Bob Brookmeyer, 1978

Following a brief Rifftides review of the CD reissue of two of Bob Brookmeyer’s 1954 quartet recordings, Bill Kirchner wrote to recommend Back Again. It is a Brookmeyer quintet album that I didn’t know existed. I acquired it quickly and have been listening to it with interest and pleasure over the past two or three weeks.

Back Again has the valve trombonist in 1978 with cornetist Thad Jones, pianist Jimmy Rowles, bassist George Mraz and drummer Mel Lewis. Jones and Lewis, of course, were co-leaders of the magnificent orchestra that bore their names. Brookmeyer had been a major
Brookmeyer Back Again.jpgsoloist in that band and wrote some of its most memorable arrangements. Mraz was the Jones-Lewis bassist from 1972 to 1976 and was now working around New York with Rowles. One of the most unclichéd pianists in jazz, Rowles’ history with Brookmeyer went back to the trombonist’s first L.A. tour of duty, when they and bassist Buddy Clark recorded two classic albums in 1953 and 1960. Now, in ’78, Brookmeyer had returned to New York from a second west coast stay that he found uninspiring. He was happy (see the cover shot) to be back and in a studio with this congenial group, recording for the Swedish label Sonet.

With their mutual depth of harmonic understanding and willingness to let whimsy lead them where it might, Brookmeyer and Jones made a two-horn front line loaded for beauty and surprise. Playing off one another in “Sweet and Lovely,” they give us both. Brookmeyer the melody maker opens the improvisation with a delicious phrase any composer would be proud to have written. The lunging West Indian feeling of “Carib” sets up two choruses of counterpoint between the horns that approaches downright abandon. There is a lot to like here, not least Brookmeyer’s through-improvised solo — if that’s the term — on “Willow Weep for Me,” on which he wrote a deathless orchestration in 1966 for the Jones-Lewis orchestra. Here, he invents one slow chorus of pure, original, melody that is itself worthy of orchestration.

“In a Rotten Mood” belies its title with chorus after chorus of assertive, good-natured vigor in a fast B-flat blues with altered changes. It has a slot for unaccompanied Rowles holding no finger in reserve, splendid soloing by Mraz, and more of that free-spirited counterpoint. The other tunes are “Caravan,” “You’d Be So Nice to Come Home To” (more mutual commentary by Brookmeyer and Jones) and two takes of “I Love You;” standard material, extraordinary results. Throughout, Lewis sustains his reputation for perfect time and perfect adaptation to every subtle change in flow of ensemble and soloist. Rowles is, simply, Rowles; unimitative and inimitable, one of the great originals.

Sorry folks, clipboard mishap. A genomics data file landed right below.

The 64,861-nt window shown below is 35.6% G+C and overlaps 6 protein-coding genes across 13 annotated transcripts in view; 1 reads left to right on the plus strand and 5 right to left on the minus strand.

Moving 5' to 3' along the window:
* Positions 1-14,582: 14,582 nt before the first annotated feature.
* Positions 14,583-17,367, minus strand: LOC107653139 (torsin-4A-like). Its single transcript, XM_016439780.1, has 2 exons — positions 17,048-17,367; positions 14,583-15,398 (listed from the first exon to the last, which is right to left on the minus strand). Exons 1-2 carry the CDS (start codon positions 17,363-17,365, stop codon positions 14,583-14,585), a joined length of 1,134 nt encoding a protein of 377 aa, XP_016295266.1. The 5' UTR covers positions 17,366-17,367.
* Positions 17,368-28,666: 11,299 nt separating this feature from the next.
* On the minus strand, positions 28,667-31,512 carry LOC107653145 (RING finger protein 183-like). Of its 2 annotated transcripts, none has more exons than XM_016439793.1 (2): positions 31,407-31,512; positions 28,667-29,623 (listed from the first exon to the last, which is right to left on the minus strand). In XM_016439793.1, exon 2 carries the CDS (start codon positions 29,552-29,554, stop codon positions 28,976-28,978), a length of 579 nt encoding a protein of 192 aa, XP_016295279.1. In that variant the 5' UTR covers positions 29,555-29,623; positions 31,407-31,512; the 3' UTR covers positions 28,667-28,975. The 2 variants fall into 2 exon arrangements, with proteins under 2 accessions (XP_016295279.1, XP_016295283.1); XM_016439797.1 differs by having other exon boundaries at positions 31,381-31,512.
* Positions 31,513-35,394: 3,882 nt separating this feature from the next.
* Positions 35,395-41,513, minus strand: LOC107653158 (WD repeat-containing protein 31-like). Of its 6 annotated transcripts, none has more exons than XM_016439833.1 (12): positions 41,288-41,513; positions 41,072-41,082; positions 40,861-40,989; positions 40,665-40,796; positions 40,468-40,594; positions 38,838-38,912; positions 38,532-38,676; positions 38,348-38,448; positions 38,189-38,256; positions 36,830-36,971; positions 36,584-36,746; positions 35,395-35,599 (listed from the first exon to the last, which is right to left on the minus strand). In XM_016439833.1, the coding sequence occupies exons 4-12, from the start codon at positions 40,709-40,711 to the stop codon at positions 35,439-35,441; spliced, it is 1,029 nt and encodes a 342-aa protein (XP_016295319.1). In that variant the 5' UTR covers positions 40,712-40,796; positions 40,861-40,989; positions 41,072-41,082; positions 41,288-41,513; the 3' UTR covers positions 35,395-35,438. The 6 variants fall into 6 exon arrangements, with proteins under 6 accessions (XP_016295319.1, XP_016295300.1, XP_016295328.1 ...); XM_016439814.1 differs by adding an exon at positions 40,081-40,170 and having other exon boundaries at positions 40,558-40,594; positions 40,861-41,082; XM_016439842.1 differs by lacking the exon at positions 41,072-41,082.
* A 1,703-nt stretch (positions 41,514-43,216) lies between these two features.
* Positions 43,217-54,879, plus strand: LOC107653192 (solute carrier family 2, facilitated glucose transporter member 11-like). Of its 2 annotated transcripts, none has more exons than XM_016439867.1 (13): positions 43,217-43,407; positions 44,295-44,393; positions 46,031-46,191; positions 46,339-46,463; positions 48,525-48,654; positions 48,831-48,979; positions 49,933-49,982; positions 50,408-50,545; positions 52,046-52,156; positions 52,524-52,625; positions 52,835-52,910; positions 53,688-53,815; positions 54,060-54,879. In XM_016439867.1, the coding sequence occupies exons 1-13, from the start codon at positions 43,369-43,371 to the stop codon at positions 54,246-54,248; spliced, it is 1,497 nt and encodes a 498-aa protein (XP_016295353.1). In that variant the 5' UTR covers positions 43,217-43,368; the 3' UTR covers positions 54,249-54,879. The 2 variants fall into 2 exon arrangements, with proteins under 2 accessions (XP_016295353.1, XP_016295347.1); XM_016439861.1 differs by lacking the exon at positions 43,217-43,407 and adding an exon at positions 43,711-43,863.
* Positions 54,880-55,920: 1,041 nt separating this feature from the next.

During this period, Brookmeyer had not yet moved past his penchant for half-valve phrases, growls, slurs and exclamatory, explosive, glissandos in both directions. His playing in those days often achieved the approximation or intimation of human speech that a few master horn players — also including Pee Wee Russell, Eric Dolphy, Lawrence Brown, Clark Terry and Bill Harris — made such endearing parts of their styles. I love the way Brookmeyer plays today, but that was a special time in his development.

I bought the Back Again CD from an online company in Canada that now says it is sold out will not have more copies. But don’t give up. This outfit announces that it will have Back Again back again on September 23 at a sale price. Who knows for how long?

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  1. David P says

    I bought Brookmeyer’s live duet album with Jim Hall from 1979, thanks to your recommendation. Now I’ll have to check this one out as well.

  2. Wayne S. Brown says

    In 2006, Bob Brookmeyer was named an NEA (National Endowment for the Arts) Jazz Master -recognized for his enormous contribution to America’s music – jazz!

  3. Richard Jessen says

    After reading this, review, I would like to say that the reviewer is 100 per cent correct in his estimation of Bob Brookmeyer. He is a genius! I listend to two of his concert on the BBC (alas, the recordings of which disappeared long ago!) and was struck with the vigor of his writing. It helped, of course to hear a young lady I have admired for a long time, Eliane Elias, as soloist. It’s tragic that recordings of this nature are not kept out there for an audience to develop around an artist. Still, we can always hope!

  4. Mark O. Avery says

    I think Sweet and Lovely is truely transcendent,
    and that remains some 30 years after a 1st
    listen. Mraz is a phenomenal bassist and this
    is a perennial trombone favorite.